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September 1973 (Volume 51)
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During recent years, the health care industry has been characterized by rapid increases in the volume of services delivered. This escalation is in part unjustified by medical need, and has produced a variety of efforts on the part of payers and providers to restrict overuse. In this article the authors consider the issues and problems involved in the control of medical utilization. Five categories of control are considered in detail: supply limitations, financial disincentives, authorization requirements, review mechanisms, and legal action. The article suggests that the success or failure of these various control mechanisms hinges upon four factors: whose use is being regulated, who performs the control activities, whether the attempted control involves a judgment as to the appropriateness of treatment, and whether the attempt to control occurs before, after, or during treatment. It is concluded that most current forms of utilization control suffer from ambiguity of purpose, organizational inefficiency, and undesirable side effects. The authors offer several proposals to correct these shortcomings, but conclude that the only long-range solution to overutilization lies in a more integrated approach to medical resource allocation and a consequent change in the structure of provider and user incentives.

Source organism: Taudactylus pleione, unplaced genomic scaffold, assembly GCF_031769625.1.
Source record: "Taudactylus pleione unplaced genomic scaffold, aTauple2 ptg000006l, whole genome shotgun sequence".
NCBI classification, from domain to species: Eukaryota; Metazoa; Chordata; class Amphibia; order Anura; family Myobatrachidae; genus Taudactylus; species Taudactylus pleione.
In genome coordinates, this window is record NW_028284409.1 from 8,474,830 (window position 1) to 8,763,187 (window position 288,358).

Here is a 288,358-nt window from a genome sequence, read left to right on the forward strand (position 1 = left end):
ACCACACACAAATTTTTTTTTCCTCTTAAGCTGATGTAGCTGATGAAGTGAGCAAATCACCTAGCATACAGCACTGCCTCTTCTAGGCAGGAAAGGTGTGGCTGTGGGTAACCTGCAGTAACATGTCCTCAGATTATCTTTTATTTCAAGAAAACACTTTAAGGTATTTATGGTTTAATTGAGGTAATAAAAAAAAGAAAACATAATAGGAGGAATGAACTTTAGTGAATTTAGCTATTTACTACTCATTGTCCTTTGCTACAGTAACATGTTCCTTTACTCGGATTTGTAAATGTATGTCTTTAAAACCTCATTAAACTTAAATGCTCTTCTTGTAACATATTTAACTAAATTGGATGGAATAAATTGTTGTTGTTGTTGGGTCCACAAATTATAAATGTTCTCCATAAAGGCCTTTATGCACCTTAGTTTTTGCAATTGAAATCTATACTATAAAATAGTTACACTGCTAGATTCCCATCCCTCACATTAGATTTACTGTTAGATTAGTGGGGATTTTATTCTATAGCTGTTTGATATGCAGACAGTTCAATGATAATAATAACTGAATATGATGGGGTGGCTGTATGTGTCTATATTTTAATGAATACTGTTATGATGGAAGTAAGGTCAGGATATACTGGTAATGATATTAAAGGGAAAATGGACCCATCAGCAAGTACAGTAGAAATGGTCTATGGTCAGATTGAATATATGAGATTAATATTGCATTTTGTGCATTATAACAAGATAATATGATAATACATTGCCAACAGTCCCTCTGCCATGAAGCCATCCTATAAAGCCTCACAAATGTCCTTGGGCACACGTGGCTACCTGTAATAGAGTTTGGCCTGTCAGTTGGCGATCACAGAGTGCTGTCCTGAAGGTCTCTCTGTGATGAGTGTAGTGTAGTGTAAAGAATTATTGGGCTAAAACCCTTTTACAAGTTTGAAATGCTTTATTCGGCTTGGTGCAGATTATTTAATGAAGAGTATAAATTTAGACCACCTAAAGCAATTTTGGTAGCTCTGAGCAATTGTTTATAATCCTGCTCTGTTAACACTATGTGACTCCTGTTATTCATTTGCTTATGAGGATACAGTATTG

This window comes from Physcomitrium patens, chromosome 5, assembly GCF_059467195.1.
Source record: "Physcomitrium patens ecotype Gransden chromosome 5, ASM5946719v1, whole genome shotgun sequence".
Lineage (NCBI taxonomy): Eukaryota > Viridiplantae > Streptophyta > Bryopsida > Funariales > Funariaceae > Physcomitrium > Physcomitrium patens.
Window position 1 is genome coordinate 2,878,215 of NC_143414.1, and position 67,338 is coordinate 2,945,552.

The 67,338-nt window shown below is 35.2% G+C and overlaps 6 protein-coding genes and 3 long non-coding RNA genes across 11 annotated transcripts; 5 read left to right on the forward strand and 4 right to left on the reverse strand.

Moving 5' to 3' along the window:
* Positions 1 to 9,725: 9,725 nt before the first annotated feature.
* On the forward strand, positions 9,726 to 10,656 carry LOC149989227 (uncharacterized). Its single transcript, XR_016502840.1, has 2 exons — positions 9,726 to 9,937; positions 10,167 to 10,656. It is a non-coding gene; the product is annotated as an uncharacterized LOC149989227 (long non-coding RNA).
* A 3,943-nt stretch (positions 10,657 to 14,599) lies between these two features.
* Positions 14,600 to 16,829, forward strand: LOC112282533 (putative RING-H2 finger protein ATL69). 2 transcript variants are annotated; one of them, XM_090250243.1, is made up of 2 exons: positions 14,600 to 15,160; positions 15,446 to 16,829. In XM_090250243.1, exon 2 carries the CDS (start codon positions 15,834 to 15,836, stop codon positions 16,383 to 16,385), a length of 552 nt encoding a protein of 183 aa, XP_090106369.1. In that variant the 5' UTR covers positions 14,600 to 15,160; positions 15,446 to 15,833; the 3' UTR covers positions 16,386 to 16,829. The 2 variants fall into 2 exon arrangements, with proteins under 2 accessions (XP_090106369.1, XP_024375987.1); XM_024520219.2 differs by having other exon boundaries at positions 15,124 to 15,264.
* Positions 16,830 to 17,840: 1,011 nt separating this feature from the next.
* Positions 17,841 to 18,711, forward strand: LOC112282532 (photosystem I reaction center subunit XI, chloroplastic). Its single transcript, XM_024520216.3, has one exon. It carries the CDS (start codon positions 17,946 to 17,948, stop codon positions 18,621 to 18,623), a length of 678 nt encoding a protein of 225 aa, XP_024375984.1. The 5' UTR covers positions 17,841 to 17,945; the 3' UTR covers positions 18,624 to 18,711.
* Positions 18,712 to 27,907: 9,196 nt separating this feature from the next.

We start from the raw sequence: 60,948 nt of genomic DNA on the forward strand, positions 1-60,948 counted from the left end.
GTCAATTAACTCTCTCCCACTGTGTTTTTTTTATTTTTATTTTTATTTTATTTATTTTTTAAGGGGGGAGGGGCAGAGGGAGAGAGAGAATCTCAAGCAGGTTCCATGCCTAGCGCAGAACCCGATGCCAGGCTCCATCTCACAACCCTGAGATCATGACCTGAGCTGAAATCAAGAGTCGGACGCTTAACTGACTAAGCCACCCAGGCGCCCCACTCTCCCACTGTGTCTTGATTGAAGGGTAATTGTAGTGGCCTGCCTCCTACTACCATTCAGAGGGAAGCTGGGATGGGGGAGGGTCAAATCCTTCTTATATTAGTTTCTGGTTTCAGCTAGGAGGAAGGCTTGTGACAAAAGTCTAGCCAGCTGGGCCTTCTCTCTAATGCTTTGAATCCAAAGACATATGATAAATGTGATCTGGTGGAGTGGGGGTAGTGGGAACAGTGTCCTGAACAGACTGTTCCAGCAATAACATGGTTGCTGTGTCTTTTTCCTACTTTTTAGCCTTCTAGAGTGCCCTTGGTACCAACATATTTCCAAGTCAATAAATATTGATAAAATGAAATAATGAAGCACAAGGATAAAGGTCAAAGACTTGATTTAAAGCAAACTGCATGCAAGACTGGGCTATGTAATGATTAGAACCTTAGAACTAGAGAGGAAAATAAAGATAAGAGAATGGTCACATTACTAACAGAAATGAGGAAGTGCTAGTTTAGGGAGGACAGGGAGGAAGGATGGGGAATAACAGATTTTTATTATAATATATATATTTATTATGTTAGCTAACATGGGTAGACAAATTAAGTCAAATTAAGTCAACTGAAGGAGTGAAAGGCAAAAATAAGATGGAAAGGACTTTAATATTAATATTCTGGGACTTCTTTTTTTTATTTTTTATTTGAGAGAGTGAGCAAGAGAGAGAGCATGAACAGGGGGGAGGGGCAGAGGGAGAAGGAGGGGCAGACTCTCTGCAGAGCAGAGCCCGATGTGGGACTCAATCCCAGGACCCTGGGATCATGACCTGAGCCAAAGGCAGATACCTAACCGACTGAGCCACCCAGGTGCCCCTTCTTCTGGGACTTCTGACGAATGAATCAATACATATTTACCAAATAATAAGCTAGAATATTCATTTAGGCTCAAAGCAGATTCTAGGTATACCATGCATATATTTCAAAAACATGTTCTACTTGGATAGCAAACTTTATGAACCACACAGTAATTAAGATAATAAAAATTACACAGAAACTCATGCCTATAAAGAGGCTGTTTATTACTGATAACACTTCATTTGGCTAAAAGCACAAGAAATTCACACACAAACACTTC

Author(s): Bruce Stuart; Ronald Stockton
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Volume 51, Issue 3 (pages 341–394) Published in 1973
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The Milbank Quarterly’s multidisciplinary approach and commitment to applying the best empirical research to practical policymaking offers in-depth assessments of the social, economic, historical, legal, and ethical dimensions of health and health care policy.